As I started to grow more fruits and vegetables in my garden, I started to think about attracting more bees to my garden and I even went as far as renting a beehive. As I planted more flowers to attract bees to my garden, I started to notice lots of other insects being attracted to my garden as well. The most obvious of these were the bumblebees. I hadn’t really considered the role bumblebees play until I started to notice that the honeybees seemed to frequently fly up and away to places beyond but the bumblebees were always there visiting all the flowers in my garden. I had read “A Sting in the Tale” and discovered all sorts of interesting facts about bumblebees but I still didn’t really know anything much about their lives or what more I could do about encouraging bumblebees to take up residence in my garden. When I started to see a few large bumblebees flying around in early spring, I decided to find out more about them:
Bumblebees don’t have hives like honey bees but create a new nest each year. Mated females hibernate through the winter in a suitable overwintering hole such as in a hole in a dirt bank. In the spring they emerge and spend some time searching around for a suitable site to establish a new nest: this might be an abandoned rodent hole, or a dense low shrub. Once the queen has found the nest site, she will build inside it a small “honey pot” out of wax, which she exudes from her abdomen. She then visits flowers to collect nectar to fill the honey pot, and collects pollen mixed with nectar to make small balls as a food store for her young.
The queen bumblebee lays a group of fertilised eggs on the pollen balls and broods over to keep them warm, maintaining the nest’s temperature at around 30˚C. During this time she still makes short trips outside to continue to collect pollen and nectar. Once the eggs have hatched the larvae eat the pollen balls provided. Pollen is high in protein, which is necessary for the larvae to grow and develop and eventually pupate. Approximately 2 weeks later the adult workers emerge. After a few days workers take over the brooding and eventually the foraging duties from the queen, who focuses on laying more worker eggs. She will stay within the nest from now on. The nest continues to develop, and can vary in size from 80 to 400 individuals at its peak. Initial workers are small, but future adults will increase in size as the nest becomes stronger and more resources can be devoted to their development.
Later in the season the nest will start generating unmated queens (or gynes) who, after mating, will become the following year’s queens. The gynes are feed more during the larval stage to assist their development and give them their increased size. At roughly the same time the queen and possibly some dominant workers will lay unfertilised eggs, which will develop into smaller males. Males do not collect pollen for the nest, and quickly leave to find a gyne to mate with. Gynes will also leave the nest to mate but will return to build up fat reserves necessary to survive the winter. Finally, the young queens leave the nest to find suitable over-wintering holes, and the cycle begins again the coming spring.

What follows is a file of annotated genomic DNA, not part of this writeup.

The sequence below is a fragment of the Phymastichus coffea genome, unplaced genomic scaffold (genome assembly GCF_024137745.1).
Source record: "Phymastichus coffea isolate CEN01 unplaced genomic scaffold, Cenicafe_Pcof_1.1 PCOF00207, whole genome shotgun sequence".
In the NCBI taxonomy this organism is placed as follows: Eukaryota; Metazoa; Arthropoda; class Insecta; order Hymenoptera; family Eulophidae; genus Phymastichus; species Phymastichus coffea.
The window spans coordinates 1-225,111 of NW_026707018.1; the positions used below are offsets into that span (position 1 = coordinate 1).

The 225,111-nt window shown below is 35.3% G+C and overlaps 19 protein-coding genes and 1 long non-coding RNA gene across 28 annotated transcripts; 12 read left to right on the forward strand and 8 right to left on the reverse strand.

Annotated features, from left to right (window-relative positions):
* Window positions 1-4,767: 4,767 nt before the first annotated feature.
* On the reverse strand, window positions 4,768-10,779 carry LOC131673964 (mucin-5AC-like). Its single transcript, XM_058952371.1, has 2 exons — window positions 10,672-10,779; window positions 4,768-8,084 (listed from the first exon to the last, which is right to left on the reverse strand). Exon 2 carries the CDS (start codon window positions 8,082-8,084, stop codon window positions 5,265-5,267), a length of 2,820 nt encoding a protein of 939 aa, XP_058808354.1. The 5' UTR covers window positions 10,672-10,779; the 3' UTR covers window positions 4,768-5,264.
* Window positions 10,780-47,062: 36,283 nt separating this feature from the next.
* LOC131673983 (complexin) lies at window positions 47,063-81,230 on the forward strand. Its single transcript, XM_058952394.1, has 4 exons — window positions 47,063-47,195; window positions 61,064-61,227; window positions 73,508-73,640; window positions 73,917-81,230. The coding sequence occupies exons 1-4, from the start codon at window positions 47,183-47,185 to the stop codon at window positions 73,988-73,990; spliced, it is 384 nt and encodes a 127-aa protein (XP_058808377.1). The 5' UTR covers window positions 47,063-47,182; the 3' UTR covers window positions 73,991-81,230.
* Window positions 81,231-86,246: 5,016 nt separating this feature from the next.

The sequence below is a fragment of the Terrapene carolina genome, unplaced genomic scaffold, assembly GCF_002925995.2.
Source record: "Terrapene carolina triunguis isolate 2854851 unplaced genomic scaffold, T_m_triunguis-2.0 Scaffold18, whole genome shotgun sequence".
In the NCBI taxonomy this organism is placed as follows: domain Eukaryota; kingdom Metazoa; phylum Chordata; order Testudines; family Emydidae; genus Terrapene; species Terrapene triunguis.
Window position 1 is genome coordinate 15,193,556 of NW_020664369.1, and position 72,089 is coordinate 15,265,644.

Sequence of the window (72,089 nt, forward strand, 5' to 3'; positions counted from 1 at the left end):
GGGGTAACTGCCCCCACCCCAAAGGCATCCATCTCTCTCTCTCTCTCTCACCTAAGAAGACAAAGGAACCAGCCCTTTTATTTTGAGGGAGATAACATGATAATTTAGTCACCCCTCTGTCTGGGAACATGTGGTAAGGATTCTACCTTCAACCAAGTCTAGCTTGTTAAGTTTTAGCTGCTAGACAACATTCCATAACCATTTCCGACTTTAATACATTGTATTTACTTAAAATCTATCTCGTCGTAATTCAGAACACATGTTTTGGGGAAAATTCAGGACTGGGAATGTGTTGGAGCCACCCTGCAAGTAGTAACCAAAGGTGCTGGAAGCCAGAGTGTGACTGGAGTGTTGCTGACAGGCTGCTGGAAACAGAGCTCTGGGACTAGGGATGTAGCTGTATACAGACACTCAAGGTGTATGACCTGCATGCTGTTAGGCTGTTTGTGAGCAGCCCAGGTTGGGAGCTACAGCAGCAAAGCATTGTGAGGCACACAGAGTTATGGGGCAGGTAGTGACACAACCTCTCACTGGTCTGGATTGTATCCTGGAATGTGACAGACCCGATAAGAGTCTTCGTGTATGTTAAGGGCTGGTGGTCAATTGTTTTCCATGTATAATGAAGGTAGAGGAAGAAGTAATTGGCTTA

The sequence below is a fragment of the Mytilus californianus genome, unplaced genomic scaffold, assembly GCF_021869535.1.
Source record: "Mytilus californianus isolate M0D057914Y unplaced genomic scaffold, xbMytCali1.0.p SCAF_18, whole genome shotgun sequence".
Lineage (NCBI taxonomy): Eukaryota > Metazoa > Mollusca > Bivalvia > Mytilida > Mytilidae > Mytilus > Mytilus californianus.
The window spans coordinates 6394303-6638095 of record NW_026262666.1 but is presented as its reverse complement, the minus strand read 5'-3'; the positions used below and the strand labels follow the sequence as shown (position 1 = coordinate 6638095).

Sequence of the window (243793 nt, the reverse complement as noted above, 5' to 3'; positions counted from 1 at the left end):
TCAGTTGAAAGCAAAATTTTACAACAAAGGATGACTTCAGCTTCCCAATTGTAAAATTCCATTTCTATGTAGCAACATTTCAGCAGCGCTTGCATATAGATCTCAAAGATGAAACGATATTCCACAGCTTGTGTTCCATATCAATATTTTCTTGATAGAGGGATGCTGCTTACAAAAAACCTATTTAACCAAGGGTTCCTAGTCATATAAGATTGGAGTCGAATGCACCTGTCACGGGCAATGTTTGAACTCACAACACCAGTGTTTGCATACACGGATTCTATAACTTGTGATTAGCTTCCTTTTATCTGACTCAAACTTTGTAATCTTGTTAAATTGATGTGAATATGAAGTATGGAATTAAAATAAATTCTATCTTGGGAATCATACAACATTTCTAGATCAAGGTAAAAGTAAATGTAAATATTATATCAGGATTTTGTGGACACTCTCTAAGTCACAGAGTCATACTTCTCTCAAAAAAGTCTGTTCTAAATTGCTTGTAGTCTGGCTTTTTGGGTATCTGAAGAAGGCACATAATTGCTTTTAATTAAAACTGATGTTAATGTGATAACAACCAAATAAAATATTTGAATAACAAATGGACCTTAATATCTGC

Bumblebees are not constrained by the same sort of weather conditions that honeybees are. Bumblebees will fly at temperatures above or around 5˚C. Honeybees generally require temperatures to be above 15˚C. Bumblebees will also forage on windy, low-light and overcast days, or during light drizzle, when honeybees stay at home. The larger size of the bumblebee enables them to manipulate flowers more efficiently, which means that they generally spend less time on the flower (while providing more effective pollination), and can service more flowers per hour. So, a bumblebee will start foraging earlier and stay out for longer than a honeybee, forage on days when the weather is less than ideal, and is more efficient while doing it!
When a bumblebee flies it creates an electrostatic charge across its body. During a flower visit the pollen from the anther is electrostatically attracted to the hairs on the bumblebee’s body and transfers on contact. When it moves from flower to flower, some of the pollen is rubbed off the bumblebee and onto the stigma. This normally happens through direct contact, but the now statically charged pollen may also jump short distances to the stigma. Bumblebees perform also “buzz pollination” as an efficient way to extract pollen. In some flowers (like tomatoes or blueberries) the pollen is held inside pollen tubes that prevent its collection in the usual way. Bumblebees shake the pollen free by buzzing, grabbing hold of the flower and vigorously shaking its body, causing the pollen to be released.
As well as planting lots of bee-friendly flowers and letting my herbs and some vegetables flower, I also bought a bumble bee nesting box from Creative Woodcraft:
The bumble bee nesting box comes ready for use and complete with nesting material. Successful occupation of the nesting box depends upon correct siting: surrounding terrain should be well-drained, protected from excessive winds, shade or heat, and a site against a tree or building aids the bee’s orientation. Least successful locations are facing south or placed underneath pine trees.
Despite siting my nesting box according to all the instructions(facing east against my magnolia tree), I haven’t seen any evidence of it being used but maybe it will be sometime and I like to think I am doing everything I can to encourage these amazing creatures to make their home in my garden.